Tony's Tips ~ Refreshing your Network

Posted by Tony Kicks on October 14th, 2009

Love it, hate it, or simply not care, iPhone users, at least here in the states, are pretty much bound to AT&T. I won't speak for everyone, but for me, in the Valley of the Sun, this means dropped calls, loss of signal, and failed MMS messages, all while still showing full bars. Granted a lot of these have gotten better since the recent release of 3.1.2 , or the Chi-Town Update as I like to call it (If you're from the midwest you understand).

Better doesn't mean perfect though and I've personally gotten sick of doing hard resets (hold down the sleep/wake & the home button for 10 seconds) to get my calls to go through. Reseting Network Settings seemed to do the trick as well but isn't really any quicker and then you loose all the wifi network information and passwords stored in your phone. What's the answer? It's simpler then you might think, Airplane Mode. As it turns out toggling on Airplane mode for 15 seconds and toggling it back off forces the phone to reset it's cellular calibration and re-lock on to a near by tower. 15 seconds is still a minor annoyance, sure, but it really is minor when considering how much longer the alternatives can take.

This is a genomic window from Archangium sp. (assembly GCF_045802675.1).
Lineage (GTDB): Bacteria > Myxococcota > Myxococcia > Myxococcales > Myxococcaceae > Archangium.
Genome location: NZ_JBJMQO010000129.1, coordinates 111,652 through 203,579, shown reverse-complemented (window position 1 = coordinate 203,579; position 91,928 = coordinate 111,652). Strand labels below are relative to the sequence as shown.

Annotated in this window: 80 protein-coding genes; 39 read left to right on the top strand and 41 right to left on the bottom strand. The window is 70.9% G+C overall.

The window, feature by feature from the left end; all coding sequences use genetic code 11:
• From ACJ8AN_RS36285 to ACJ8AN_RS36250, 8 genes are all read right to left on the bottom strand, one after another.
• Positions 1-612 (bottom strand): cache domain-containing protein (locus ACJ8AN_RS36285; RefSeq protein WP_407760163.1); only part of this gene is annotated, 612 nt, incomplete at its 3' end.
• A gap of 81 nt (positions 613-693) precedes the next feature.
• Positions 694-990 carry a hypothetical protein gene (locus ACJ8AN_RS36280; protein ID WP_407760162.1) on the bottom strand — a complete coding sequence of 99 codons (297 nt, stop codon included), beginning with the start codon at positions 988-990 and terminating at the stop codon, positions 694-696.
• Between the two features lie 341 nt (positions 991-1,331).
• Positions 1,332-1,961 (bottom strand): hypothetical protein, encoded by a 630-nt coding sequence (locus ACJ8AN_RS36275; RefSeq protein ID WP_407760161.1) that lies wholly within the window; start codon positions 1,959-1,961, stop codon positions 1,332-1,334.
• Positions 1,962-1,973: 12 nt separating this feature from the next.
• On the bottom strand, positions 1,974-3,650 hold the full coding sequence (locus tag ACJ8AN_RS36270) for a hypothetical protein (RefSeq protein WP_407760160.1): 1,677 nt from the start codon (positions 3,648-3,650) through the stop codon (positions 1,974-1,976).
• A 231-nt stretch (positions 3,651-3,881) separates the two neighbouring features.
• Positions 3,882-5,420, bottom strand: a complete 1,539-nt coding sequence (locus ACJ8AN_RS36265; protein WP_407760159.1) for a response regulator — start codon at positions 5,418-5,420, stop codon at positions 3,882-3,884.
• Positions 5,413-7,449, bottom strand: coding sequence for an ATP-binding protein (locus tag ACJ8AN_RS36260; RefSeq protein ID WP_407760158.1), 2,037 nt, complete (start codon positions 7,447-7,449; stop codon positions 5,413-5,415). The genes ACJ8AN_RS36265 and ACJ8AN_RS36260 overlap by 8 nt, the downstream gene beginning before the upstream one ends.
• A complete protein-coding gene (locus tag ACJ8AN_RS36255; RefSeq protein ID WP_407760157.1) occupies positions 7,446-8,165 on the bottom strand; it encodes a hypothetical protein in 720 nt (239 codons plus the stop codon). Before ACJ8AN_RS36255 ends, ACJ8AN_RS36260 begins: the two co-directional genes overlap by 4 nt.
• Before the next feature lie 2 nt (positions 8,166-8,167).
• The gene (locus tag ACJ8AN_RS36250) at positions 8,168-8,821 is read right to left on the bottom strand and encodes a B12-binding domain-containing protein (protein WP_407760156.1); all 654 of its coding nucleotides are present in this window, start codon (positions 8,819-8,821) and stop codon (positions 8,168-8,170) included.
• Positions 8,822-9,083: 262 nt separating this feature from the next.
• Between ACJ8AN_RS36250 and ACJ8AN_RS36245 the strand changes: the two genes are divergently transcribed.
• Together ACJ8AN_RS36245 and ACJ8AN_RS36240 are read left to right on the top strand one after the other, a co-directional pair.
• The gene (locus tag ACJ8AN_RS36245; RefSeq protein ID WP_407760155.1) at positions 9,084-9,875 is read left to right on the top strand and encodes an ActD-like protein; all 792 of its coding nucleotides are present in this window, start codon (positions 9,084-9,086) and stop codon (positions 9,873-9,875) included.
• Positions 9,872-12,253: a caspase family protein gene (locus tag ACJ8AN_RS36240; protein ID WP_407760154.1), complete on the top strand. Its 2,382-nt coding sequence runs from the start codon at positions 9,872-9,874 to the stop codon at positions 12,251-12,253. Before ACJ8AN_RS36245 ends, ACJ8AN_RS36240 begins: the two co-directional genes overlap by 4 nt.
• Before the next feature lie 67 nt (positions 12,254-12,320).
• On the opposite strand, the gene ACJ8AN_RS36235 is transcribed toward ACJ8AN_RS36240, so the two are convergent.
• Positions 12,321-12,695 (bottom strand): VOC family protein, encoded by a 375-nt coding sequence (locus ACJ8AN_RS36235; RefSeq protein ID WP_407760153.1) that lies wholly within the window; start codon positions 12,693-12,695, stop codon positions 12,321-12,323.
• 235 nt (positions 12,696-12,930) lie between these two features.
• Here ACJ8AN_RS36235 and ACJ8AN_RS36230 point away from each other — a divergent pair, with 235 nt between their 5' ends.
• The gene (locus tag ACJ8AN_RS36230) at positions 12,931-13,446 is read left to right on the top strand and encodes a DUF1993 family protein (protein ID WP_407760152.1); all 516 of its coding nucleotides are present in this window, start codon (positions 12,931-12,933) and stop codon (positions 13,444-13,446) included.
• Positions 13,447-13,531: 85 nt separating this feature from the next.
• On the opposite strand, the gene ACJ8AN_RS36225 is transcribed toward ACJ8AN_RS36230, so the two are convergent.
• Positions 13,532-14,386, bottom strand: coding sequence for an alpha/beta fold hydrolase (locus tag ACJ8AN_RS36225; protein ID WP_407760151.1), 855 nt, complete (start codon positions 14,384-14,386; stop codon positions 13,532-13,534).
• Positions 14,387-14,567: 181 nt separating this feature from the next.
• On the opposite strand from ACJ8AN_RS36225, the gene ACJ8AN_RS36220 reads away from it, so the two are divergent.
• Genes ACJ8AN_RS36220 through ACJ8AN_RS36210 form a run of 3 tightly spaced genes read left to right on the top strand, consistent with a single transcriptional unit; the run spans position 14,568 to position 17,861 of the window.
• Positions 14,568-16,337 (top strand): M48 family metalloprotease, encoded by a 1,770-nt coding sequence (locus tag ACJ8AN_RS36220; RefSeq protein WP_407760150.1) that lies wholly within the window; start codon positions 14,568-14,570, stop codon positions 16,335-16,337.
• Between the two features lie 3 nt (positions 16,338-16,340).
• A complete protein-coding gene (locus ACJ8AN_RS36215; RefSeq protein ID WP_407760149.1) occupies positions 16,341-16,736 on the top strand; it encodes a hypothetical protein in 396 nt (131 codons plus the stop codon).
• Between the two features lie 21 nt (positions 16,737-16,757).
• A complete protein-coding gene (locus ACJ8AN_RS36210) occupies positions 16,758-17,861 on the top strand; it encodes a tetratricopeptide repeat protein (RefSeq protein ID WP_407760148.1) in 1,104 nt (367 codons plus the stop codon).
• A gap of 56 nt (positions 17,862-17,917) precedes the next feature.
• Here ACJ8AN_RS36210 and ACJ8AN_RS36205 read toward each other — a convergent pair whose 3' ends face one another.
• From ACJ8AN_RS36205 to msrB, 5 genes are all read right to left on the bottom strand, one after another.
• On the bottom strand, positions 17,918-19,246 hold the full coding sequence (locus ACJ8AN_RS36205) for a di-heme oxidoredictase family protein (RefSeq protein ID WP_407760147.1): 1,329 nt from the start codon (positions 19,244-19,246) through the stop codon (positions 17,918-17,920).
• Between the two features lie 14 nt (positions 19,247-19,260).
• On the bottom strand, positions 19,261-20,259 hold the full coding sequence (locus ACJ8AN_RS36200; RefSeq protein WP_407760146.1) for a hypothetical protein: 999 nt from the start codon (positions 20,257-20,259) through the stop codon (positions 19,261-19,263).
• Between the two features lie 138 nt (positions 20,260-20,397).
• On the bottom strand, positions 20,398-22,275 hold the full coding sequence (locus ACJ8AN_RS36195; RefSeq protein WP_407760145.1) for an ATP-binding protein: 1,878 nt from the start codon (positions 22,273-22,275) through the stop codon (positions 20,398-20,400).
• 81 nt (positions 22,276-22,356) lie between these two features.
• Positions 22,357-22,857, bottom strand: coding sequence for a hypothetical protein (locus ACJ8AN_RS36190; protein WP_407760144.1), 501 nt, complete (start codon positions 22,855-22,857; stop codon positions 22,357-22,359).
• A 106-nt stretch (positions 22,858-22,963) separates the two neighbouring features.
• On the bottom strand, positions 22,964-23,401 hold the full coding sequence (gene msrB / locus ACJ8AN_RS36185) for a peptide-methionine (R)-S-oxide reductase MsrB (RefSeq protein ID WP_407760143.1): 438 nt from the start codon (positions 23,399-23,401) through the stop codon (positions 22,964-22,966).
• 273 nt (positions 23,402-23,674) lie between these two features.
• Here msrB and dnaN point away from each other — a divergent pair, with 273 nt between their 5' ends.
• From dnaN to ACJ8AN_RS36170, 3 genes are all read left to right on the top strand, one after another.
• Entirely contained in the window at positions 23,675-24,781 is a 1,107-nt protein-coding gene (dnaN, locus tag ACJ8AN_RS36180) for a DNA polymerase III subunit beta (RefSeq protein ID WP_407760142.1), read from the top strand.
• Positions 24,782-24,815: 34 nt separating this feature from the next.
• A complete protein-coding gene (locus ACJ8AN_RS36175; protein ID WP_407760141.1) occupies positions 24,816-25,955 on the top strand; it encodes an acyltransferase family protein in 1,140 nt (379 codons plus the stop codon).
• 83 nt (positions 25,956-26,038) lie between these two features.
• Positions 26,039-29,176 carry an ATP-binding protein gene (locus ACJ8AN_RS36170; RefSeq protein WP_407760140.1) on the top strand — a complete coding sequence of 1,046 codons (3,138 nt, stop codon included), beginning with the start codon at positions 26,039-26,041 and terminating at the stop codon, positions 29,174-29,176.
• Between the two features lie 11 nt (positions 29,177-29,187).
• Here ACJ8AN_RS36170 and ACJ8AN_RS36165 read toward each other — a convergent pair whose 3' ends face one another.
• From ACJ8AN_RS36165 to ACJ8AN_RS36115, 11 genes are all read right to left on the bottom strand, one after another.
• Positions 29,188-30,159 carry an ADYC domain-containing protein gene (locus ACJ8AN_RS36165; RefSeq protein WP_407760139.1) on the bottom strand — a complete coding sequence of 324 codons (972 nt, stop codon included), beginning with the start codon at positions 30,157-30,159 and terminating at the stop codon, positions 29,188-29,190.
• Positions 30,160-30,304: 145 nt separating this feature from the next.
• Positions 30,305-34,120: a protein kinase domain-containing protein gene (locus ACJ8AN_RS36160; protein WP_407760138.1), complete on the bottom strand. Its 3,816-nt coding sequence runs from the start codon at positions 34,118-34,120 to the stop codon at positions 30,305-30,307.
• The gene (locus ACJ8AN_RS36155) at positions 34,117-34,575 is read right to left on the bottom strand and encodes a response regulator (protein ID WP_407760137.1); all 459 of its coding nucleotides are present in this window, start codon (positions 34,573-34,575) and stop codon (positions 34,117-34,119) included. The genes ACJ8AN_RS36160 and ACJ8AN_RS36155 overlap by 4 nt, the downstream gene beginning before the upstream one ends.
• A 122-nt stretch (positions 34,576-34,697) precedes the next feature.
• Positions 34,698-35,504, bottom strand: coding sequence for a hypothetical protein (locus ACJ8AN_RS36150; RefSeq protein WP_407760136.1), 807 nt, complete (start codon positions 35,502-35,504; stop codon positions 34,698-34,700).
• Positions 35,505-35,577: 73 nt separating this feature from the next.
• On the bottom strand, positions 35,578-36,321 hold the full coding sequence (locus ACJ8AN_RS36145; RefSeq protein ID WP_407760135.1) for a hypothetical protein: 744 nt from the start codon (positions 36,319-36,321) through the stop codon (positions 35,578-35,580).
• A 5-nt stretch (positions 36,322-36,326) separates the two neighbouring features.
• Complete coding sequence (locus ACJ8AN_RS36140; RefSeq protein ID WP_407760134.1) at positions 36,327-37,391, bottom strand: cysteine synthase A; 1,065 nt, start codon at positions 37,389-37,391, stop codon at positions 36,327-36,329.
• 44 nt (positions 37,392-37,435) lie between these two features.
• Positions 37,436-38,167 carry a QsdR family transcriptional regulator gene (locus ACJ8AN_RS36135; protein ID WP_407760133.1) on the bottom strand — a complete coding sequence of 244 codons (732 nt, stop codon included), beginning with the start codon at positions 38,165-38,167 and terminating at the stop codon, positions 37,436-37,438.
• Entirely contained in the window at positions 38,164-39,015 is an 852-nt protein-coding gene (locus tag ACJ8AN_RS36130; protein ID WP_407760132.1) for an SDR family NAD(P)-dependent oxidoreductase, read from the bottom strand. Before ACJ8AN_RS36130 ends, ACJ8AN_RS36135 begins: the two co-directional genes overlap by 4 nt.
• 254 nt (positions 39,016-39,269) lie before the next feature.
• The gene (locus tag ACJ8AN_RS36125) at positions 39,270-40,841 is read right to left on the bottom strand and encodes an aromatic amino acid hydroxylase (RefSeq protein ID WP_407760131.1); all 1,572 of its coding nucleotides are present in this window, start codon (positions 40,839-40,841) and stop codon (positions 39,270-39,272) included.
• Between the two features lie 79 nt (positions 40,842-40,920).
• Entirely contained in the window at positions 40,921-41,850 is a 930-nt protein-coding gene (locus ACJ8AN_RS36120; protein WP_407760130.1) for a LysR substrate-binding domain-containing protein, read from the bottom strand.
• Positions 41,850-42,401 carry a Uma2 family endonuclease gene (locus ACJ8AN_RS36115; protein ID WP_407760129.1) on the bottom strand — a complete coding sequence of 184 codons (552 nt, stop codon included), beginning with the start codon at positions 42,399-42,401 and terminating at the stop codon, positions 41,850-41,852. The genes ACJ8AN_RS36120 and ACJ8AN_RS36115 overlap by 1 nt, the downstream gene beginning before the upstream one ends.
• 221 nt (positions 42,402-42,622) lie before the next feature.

*Here's a bonus tip for this week also, this one goes out to all of the parents with youngsters running around out there. As the world changes and iPhone games start being developed for younger and younger children, kids are going to want to play with Mommy and Daddy's phone more and more. An obvious concern here are the accidental phone calls a child might make to China while trying to play with Curious George. An easy solution, turn on that Airplane mode again. Sure it won't stop the most malicious of kids out there trying to make calls but for the innocent ones it poses as an extra level of protection that will work the majority of the time.
**P.S. Wifi can still be turned back on without cellular service being active, important in case the games are online based or if you still need to hear incoming e-mail.